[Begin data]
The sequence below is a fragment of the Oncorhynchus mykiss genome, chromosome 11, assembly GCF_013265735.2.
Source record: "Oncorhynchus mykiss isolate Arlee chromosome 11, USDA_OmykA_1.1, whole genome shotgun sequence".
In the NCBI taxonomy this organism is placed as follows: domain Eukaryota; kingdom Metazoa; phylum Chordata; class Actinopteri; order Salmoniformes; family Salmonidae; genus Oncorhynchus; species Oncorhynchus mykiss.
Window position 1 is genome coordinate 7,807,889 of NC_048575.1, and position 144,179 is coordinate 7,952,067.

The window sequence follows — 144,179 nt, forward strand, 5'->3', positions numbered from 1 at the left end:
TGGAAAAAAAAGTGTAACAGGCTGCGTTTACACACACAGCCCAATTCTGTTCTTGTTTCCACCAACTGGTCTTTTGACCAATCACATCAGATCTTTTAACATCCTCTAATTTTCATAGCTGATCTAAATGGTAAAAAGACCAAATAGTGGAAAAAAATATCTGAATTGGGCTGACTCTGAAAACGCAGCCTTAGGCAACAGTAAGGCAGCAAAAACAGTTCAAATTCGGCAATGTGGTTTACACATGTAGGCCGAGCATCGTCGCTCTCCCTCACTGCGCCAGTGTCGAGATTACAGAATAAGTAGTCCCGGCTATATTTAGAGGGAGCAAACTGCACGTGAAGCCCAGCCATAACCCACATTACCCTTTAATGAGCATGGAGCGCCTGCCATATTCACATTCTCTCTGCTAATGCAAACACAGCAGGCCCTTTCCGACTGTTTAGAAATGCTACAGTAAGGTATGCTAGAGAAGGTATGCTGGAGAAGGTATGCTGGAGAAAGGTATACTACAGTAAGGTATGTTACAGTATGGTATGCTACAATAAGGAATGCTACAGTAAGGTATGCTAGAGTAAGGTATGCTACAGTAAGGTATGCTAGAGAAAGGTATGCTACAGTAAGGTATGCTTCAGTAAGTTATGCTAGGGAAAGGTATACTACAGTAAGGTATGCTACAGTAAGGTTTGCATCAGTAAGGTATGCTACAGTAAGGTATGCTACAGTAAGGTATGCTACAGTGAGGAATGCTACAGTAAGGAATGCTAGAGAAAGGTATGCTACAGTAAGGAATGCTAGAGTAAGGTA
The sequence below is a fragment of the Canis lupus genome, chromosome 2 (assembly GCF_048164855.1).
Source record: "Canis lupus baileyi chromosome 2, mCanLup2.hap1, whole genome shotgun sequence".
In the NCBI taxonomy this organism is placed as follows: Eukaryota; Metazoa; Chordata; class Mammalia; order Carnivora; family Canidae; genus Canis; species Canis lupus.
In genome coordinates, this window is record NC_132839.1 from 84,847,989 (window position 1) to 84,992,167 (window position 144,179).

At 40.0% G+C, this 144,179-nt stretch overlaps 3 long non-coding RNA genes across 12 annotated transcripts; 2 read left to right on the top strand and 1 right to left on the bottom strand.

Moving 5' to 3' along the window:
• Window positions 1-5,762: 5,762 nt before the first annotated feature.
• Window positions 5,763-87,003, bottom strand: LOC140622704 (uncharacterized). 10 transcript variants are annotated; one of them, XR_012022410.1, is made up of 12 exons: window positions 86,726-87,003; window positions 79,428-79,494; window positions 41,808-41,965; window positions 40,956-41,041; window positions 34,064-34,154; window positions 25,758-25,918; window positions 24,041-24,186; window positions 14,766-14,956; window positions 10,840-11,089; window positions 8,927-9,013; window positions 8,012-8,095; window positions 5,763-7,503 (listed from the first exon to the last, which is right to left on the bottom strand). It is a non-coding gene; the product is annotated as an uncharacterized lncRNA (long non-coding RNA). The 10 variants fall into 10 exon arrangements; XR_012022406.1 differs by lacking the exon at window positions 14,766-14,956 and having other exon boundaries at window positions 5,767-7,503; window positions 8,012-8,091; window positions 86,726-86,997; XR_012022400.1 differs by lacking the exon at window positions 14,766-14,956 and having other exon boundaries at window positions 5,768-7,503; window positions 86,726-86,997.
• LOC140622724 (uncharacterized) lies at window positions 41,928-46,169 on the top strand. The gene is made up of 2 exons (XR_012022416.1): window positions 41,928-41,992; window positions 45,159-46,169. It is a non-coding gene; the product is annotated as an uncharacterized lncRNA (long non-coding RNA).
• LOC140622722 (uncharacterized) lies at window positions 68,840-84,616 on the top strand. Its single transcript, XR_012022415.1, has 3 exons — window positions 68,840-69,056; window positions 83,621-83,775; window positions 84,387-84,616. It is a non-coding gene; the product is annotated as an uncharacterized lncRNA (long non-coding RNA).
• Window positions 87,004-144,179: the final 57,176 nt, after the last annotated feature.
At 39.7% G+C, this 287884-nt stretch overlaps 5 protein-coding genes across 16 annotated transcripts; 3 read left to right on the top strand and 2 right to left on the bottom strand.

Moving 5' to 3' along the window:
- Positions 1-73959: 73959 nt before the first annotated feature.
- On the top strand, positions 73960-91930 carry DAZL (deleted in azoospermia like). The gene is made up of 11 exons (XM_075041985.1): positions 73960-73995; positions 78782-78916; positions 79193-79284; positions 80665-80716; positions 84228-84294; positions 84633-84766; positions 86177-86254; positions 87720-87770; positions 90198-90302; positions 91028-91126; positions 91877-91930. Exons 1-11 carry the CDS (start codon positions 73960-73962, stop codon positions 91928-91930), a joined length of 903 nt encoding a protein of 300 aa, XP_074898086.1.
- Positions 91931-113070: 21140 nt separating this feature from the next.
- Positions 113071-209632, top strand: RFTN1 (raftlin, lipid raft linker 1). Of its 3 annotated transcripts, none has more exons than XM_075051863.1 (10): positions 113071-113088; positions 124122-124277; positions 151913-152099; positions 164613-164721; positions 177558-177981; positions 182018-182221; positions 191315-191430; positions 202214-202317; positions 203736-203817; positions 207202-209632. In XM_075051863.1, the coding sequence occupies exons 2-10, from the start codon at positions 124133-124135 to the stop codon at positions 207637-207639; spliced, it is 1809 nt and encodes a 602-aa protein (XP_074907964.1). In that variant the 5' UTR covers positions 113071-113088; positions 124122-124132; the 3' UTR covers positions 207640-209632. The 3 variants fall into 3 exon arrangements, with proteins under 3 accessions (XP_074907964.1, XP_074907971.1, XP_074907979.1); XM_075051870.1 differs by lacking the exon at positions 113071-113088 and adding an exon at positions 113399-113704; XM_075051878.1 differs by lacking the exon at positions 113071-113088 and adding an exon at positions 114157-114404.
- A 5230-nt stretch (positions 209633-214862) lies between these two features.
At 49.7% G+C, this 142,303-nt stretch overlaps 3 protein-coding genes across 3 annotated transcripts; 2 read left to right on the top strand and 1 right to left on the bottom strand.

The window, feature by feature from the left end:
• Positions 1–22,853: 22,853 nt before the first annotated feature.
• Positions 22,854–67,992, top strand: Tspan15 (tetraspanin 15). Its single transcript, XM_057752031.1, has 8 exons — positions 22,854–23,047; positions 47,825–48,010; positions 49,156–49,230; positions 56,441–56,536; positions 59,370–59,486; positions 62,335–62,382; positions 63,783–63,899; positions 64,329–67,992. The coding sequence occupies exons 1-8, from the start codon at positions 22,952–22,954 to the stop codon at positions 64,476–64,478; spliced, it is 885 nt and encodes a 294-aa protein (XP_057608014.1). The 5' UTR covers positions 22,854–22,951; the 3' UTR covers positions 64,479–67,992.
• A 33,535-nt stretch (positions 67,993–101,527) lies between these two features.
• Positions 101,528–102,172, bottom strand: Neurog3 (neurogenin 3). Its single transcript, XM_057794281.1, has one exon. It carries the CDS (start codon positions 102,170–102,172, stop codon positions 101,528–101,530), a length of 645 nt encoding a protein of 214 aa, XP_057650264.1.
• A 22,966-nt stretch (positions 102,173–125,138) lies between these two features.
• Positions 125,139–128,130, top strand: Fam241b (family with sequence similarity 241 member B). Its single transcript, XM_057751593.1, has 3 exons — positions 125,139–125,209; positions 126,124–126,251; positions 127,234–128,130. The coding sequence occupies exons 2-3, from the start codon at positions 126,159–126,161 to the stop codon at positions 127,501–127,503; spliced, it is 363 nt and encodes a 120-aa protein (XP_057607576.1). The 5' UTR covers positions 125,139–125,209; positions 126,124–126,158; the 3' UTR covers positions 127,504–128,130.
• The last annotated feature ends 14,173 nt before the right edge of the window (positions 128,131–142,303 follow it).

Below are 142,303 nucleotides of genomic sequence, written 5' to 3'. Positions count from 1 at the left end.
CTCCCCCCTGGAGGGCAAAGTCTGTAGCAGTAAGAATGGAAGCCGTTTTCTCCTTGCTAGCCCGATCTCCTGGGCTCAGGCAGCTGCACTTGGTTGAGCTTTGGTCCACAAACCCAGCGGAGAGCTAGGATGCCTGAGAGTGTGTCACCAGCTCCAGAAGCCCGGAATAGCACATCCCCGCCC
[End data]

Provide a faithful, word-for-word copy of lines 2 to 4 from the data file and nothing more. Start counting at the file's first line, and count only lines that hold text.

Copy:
Source record: "Oncorhynchus mykiss isolate Arlee chromosome 11, USDA_OmykA_1.1, whole genome shotgun sequence".
In the NCBI taxonomy this organism is placed as follows: domain Eukaryota; kingdom Metazoa; phylum Chordata; class Actinopteri; order Salmoniformes; family Salmonidae; genus Oncorhynchus; species Oncorhynchus mykiss.
Window position 1 is genome coordinate 7,807,889 of NC_048575.1, and position 144,179 is coordinate 7,952,067.